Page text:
7 simple ways to organize your receipts

a calculator, laptop and notepad used for receipt organization

7 simple ways to organize your receipts

Does the thought of organizing your receipts fill you with dread?

We get it. It can seem overwhelming to keep track of your receipts on top of the demands of running your own business.

It may not be at the top of your list, but if you’re self-employed or a small business owner you are required by law to keep a record of your transactions. If you keep good records, you will avoid Canada Revenue Agency (CRA) fines in the event of an audit.

Plus, putting in the work now means you’ll save time when it comes to filing your taxes.

We’re all about making tax season as easy as possible, so we’ve outlined seven tips and tricks to help you keep on top of those records.

Use a business account and credit card

It's easy to lose track of cash transactions. Instead, use a credit card or debit card to cross-check your receipts. It’s a good idea to have a separate business account and credit card so you don’t mix personal and business expenses. As a bonus, if all transactions are business related, you can claim any associated expenses with that card or account. For example, the annual fee on a points card, or the interest from a balance carried from one month to the next, can be claimed if the transactions are business related.

MaximizeTaxSavings.WeComeToYou

Save your receipts

The CRA won’t accept your bank or credit card statements to justify deductible business expenses - you need an itemized receipt that corresponds with the transaction. The CRA calls these itemized receipts “source documents.” Hang on to those receipts for at least six years after your last Notice of Assessment, which is as far back as the CRA will ask to see them in the event of an audit. You can keep the physical receipts or digital copies.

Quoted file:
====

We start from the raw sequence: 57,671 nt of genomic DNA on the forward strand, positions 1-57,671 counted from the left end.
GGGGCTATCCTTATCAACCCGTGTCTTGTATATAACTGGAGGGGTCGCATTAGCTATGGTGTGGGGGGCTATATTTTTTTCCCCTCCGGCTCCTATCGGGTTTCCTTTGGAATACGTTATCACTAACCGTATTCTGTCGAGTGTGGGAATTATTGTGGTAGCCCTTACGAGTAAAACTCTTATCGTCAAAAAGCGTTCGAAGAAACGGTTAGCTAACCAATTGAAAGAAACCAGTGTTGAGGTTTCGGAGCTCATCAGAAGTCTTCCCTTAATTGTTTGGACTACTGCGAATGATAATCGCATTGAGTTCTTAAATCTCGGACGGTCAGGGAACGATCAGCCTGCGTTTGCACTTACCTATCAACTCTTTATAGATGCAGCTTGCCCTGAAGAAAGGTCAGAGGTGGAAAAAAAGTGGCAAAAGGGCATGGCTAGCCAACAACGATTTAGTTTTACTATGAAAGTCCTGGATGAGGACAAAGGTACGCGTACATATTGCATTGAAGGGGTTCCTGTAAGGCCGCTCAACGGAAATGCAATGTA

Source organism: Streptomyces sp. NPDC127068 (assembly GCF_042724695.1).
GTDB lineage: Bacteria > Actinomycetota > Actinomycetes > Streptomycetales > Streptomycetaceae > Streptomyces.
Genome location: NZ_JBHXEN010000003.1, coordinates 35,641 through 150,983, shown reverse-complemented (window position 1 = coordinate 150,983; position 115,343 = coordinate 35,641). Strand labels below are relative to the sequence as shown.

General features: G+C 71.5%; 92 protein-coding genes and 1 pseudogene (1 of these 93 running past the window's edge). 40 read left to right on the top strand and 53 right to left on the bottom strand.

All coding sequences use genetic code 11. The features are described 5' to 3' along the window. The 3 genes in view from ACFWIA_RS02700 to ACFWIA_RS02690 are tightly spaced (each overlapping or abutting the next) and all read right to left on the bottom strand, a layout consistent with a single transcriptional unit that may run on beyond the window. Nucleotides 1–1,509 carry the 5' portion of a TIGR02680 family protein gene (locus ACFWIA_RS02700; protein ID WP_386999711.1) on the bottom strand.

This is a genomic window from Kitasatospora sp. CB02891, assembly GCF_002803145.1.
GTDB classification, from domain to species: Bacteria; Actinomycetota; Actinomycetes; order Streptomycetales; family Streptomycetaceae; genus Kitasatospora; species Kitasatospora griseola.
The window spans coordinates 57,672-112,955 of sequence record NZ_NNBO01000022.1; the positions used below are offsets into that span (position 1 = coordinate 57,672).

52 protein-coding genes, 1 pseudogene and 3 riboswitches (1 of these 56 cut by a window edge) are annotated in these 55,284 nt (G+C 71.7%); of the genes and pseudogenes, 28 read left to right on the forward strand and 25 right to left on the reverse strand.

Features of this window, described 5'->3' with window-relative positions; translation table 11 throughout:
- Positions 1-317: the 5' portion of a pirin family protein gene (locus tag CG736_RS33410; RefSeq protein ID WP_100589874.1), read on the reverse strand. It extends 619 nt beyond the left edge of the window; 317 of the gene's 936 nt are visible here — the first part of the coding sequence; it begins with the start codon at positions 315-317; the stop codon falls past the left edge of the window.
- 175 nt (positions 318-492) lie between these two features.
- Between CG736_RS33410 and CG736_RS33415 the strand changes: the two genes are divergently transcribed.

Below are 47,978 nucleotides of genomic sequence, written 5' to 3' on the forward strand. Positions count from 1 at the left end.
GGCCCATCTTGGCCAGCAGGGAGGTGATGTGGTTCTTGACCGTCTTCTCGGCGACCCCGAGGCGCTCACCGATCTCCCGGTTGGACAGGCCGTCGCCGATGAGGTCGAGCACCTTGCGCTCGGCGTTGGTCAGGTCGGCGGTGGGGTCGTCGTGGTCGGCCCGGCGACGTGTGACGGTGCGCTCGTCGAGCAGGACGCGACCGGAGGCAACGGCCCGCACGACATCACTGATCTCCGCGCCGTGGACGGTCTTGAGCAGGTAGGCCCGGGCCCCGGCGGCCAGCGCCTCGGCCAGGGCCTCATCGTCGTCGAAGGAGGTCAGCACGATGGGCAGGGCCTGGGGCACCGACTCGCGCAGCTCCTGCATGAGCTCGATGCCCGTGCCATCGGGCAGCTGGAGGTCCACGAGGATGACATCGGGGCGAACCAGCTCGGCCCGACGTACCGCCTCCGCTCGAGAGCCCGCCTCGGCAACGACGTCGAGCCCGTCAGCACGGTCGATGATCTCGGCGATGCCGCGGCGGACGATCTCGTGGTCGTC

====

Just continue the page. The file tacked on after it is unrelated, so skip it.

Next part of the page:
Spend time reviewing your receipts once a month

Bryon Spence, FBC’s Western Business Development Manager, recommends sitting down for 30 minutes every month to review and categorize your receipts. This keeps things manageable as the year progresses and keeps you on top of your spending, so you don’t miss out on any tax deductions. He advises small business owners to purchase an accordion folder every year to house all business receipts. These inexpensive folders are easy to obtain and allow you to organize your receipts by category and year, so finding a specific receipt is a snap in the future.

Make notes on the back of receipts

For meal and entertainment receipts, write who you met with and the purpose of the meeting on the back of the receipt right after the meeting. That way you’re not struggling to remember details later. You can deduct 50 per cent of your total meal and entertainment expenses for business purposes.

Back up your receipts

Since receipts tend to fade with time, we recommend you keep a digital copy of each receipt. A good practice is to snap a picture of each receipt on your phone which you can upload to a central location later.

FBCGetTaxesDoneRightNow

Go digital

“Software like Kashoo allows you to take a picture and digitize the receipt on the spot, then you can throw the hard copy in the accordion folder,” Spence says. “If you only need to track expenses, like a realtor, Mint.com is a good option, and it's free.”

Get ahead of tax season

Our own app, FBC Tax Advantage, is a free app that’s part of our Membership model and gives you the ability to track, manage and store your tax slips, medical expenses and charitable donation receipts. Throughout the year, you can snap, save and forget about it, since FBC will take care of it and attach the receipts to your tax file to make sure you’re not missing out on any deductions.

Disclaimer: The material above is provided for educational and informational purposes only. Always consult a tax professional like FBC regarding your specific tax situation.


People have also enjoyed other articles related to these topics:

Tags:  
  1. Bookkeeping,
  2. Financial Planning
  3. Small Business Taxes
  4. Tax Planning
  5. Tax Preparation
If you took our top fifteen decisions out, we’d have a pretty average record. It wasn’t hyperactivity, but a hell of a lot of patience. You stuck to your principles and when opportunities came along, you pounced on them with vigor. — Charlie Munger